Volunteer Emergency Services meet to
discuss what to do with the county ambulance and career staff
(11/10) Representatives of the Vigilant Hose Co. (Co. 6) and the Emmitsburg Volunteer Ambulance Co. (Co. 26) met Wednesday night in Emmitsburg to discuss their positions on what should be done with the county
ambulance and career staff now housed at Co. 6.
Emergency services in Emmitsburg are separate, with fire services housed at Co. 6 and ambulance services housed at Co. 26. The six members of the county-paid staff were being housed at Vigilant Hose Co„ in part because of space limitations at Co. 26.
The ambulance company wants those six employees to move to its building.
"Our bunk room is in place, we have revamped our bylaws... we are more or less waiting on a decision," said Rick Sharer, chief of Co. 26.
Walter Murray, director of the Division of Fire and Rescue Services, will ultimately decide if the 24-hour paid staff will be moved to Co. 26 or stay where they are.
Vigilant Hose Co. representatives said Wednesday they would prefer to merge the companies, rather than shift around staff.
The representatives brought up concerns they have with the ambulance company's housing and bathroom facilities and administrative organization.
Frank Davis, spokesperson for Vigilant Hose Co., said he was concerned about the privacy of the bathroom and shower facilities at the ambulance company.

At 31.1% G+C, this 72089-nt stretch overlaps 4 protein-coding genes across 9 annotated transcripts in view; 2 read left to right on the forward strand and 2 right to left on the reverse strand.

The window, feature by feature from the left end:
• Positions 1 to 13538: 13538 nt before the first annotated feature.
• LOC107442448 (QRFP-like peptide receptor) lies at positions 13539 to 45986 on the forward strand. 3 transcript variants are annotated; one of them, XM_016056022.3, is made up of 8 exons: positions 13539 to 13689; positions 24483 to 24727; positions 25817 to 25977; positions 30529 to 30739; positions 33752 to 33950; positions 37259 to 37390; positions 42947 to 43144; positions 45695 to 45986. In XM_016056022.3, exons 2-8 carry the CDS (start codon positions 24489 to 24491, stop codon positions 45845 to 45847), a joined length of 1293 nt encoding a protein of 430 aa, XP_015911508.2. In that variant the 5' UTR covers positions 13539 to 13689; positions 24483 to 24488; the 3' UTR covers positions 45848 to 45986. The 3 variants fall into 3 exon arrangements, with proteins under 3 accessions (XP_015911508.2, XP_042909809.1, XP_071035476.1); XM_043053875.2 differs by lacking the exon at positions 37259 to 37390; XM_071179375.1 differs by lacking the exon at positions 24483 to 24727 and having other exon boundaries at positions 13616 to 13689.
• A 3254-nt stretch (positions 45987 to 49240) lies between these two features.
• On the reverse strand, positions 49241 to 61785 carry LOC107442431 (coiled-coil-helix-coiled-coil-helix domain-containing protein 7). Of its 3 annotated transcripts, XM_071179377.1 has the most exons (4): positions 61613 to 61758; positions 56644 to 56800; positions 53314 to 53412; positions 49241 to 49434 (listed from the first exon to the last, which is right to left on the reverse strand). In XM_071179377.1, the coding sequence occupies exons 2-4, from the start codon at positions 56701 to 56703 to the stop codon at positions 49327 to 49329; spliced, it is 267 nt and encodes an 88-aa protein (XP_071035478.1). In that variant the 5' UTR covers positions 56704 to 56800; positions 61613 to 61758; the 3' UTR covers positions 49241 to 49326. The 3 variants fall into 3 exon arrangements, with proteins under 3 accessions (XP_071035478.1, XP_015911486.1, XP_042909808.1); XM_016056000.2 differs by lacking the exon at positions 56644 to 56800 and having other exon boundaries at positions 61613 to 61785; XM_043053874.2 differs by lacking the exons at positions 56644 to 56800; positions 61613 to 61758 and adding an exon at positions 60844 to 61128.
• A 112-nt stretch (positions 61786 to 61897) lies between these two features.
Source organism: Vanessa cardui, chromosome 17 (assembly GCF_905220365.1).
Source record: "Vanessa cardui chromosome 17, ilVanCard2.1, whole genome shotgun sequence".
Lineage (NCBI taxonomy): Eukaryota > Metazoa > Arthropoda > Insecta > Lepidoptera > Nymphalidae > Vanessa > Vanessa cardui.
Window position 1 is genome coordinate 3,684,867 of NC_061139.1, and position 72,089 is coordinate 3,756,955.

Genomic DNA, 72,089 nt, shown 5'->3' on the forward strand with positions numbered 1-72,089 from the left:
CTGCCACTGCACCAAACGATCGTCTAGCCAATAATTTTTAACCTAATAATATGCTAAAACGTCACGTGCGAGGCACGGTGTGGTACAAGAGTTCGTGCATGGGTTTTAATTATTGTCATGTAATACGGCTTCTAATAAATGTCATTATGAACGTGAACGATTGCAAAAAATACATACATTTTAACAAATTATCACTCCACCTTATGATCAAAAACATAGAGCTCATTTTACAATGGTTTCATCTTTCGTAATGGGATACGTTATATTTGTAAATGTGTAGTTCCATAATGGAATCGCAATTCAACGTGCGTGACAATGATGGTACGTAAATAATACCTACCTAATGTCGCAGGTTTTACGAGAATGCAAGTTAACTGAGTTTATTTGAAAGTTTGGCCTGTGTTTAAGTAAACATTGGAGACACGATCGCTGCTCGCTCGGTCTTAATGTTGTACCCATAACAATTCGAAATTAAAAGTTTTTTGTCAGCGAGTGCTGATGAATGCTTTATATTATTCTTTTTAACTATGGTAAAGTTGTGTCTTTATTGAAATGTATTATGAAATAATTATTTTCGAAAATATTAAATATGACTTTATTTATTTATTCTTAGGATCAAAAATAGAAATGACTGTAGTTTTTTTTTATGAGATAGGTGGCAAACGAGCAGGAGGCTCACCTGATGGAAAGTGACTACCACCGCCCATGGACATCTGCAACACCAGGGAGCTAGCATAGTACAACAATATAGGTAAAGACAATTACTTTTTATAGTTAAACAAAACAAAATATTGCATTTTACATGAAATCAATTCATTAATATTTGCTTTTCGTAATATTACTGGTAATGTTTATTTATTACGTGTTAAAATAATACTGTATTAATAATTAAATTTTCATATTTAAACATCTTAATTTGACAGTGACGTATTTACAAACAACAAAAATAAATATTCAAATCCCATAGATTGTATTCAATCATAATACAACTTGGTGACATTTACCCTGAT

As in many fire stations in Frederick County, the general public would use the same bath-room at Co. 26 for fundraisers and bingo games as EMS staff. Right now at Co. 6 the career staff have private apartment-like facilities that the public does not use.
Chief Sharer said since the career staff are paid by the county, they must go wherever the county places them, regardless of bathroom facilities or sleeping arrangements, which vary by station.
Vigilant Hose also wants Co. 26 to rewrite its bylaws and operating procedures, which have not changed in more than 10 years.
Chief Sharer said they have been rewritten and are at the county attorney's office, awaiting approval. The company's one-, five- and 10-year plans are also in place, he said, which includes plans to start construction on a new building as early as December. .
"I think the fact that our board of directors hasn't changed shows stability," he said.
Vigilant Hose said it was concerned the ambulance's company's plans for a new building could hurt Co. 26 financially. Costs to maintain the new $1 million-building would draw funds away from everyday operations.
Another option the fire company suggested Wednesday was to merge the two companies — a topic that has been brought up several times in the past by one company or the other and denied by the other company for various reasons.
Mr. Davis said a merger would solve the ambulance company's problems with answering calls on time and would save the county money because it wouldn't be funding two heating and electric bills, as well as insurance on two buildings.
"We would use each other's resources and operate as one department," he said. "We really believe this is the best option for the county taxpayers and in the best interest of everyone involved."
' Chief Sharer said he would present the idea of a merger to the ambulance company's board of directors Thursday, and to the company members at their meeting on Nov 27.
"We'll map out the pros and cons and go from there," he said.
Chip Jewell, director of Volunteer Fire and Rescue Services, said a merger is not something that would happen, quickly — probably not before Mr. Murray makes his decision.
"The question (tonight) is not: 'Do we want to merge' but 'do we want to proceed to discuss it?'" Mr. Jewell said. "It's not an overnight yes or no decision, it's a `Let's move forward."'
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